I also wonder – given the amount of people that have social media accounts but aren’t active – if the tendency is more simply to just fade away? A blog post every day becomes a blog every week to every month and then none. Active tweeting turns to passive stalking turns to just not opening Tweetdeck anymore. It does seem that – if someone had a level of followers and a decent presence – and they make the decision they no longer want to do it, that the ‘right’ thing to do would be to say goodbye and officially shut things down. But I suspect what happens is that people more often tend to move on, make other choices on what to spend their time, and fade away …

    • Phil Baumann

      Hi Wendy,

      I do think there would be different variations and reasons.

      I’d be interested in research – I’m not aware of much now, but I’m sure over time there might be some work in this area.

      I know I’m here to stay 😉 but I could see burnout become a problem for more people.

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  • Susan

    Hello Phil – interesting question and it started me thinking. In consideration of not cluttering up your comment section – I will give you the reader’s digest version. I think some of the despondency that people feel regarding their social media selves is due to the growing pains of developing & establishing that self. Reminds me somewhat of adolescence – with doubts and insecurities – getting past that can be a challenge for some. You might have been one of those people who breezed through adolescence – not me. 😉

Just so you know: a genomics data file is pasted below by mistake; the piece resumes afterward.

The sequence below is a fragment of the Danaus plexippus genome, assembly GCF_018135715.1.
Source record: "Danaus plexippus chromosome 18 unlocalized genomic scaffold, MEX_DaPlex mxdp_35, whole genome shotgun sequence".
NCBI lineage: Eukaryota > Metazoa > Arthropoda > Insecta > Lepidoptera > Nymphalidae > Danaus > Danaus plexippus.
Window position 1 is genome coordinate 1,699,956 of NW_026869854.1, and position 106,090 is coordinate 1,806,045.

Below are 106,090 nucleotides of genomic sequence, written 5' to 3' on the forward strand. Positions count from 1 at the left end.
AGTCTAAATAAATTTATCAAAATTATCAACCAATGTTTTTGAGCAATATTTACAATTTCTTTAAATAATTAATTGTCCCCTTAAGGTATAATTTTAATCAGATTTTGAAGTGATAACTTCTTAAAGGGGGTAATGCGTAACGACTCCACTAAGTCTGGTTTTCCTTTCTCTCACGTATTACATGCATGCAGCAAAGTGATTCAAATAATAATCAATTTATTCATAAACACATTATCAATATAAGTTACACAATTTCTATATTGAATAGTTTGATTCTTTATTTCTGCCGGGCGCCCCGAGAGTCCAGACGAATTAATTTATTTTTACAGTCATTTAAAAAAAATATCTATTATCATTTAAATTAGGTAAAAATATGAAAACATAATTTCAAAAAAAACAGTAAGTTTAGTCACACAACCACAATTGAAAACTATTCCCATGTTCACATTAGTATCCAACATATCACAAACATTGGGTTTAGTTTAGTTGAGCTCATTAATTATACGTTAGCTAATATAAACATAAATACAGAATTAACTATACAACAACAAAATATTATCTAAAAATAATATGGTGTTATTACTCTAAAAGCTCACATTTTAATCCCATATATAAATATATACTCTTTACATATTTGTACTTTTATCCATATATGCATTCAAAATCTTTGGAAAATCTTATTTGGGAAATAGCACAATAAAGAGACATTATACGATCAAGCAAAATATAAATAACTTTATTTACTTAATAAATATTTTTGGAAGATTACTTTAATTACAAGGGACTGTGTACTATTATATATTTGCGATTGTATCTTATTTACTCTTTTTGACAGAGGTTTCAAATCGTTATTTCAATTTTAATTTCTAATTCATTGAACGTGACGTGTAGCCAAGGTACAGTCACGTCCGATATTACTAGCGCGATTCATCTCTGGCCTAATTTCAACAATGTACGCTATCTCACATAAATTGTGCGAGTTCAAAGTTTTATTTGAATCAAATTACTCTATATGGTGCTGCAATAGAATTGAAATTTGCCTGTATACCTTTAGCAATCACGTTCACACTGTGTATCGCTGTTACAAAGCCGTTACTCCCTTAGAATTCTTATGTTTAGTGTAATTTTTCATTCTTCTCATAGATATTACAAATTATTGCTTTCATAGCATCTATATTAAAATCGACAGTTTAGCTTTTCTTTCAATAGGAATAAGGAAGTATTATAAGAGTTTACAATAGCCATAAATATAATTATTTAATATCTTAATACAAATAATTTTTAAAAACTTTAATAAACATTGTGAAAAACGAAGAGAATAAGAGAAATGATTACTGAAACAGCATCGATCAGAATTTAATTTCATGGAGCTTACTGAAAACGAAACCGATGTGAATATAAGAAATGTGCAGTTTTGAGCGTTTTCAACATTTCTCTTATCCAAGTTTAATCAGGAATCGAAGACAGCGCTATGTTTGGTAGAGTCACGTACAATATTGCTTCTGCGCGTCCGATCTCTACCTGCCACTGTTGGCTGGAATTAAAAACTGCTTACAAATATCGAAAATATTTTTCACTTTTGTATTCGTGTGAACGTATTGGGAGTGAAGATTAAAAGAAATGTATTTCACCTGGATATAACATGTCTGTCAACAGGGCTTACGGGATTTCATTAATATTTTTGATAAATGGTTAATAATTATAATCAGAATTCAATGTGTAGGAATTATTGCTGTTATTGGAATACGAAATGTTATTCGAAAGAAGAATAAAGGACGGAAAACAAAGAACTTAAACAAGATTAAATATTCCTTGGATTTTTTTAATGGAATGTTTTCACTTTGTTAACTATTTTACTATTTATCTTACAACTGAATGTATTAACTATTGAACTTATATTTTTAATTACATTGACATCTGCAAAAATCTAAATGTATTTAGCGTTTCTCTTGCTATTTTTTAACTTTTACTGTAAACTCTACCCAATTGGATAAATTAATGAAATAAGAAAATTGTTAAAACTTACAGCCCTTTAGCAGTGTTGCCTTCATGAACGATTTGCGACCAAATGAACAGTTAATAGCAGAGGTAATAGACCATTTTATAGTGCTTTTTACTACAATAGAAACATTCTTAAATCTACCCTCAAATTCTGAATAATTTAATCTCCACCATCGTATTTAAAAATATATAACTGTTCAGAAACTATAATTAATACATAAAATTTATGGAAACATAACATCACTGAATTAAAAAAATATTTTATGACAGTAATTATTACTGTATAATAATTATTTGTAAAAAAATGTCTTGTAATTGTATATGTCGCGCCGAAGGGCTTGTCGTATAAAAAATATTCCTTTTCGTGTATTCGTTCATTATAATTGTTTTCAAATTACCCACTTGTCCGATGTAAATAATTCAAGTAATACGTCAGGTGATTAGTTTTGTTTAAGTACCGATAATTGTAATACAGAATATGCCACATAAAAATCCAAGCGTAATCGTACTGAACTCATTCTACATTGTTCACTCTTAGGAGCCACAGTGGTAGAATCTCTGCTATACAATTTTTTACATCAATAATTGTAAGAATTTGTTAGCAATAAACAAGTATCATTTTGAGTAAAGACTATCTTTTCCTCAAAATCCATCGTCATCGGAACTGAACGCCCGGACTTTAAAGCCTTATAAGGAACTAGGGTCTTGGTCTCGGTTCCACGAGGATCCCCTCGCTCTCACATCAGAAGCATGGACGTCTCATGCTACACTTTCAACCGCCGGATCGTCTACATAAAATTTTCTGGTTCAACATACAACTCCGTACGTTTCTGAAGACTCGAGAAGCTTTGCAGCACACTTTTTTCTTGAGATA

Once that happens, there is the effort of maintaining a healthy social media self while trying to balance a healthy IRL self. Yes, it takes effort, and you risk losing something of yourself if the social media part gets too strong. Do you risk losing part of your social media self if your IRL self is strong – I worry about that less. Adult experiential learning theory would suggest that those who made it through adolescence relatively unscathed should be able to use those experiences to facilitate adaptation to a new environment.

    That would be my humble analogy.

    • Phil Baumann

      Hi Susan

      I like that ‘adolescence’ point. It’s true, there is a growing phase to an online life. I’m sure that works in there.

      I would like to see this studied a bit more. I’d also be interested to see what Sherry Turkle would have to say on it. Her new book Alone Together touches on some of those themes.

      http://www.nytimes.com/2011/01/23/books/review/Lehrer-t.html

      Should be an interesting topic as time moves a long.

      Phil

  • BethM

    All of these questions are relevant–but my theory is that our “private” (aka real lives) vs. our “public” (aka online social lives) will go through a divergence. We will compartmentalize what we think is fit to be social vs what we do not– almost establishing two different personas.

    Don’t you do so already? I know I do….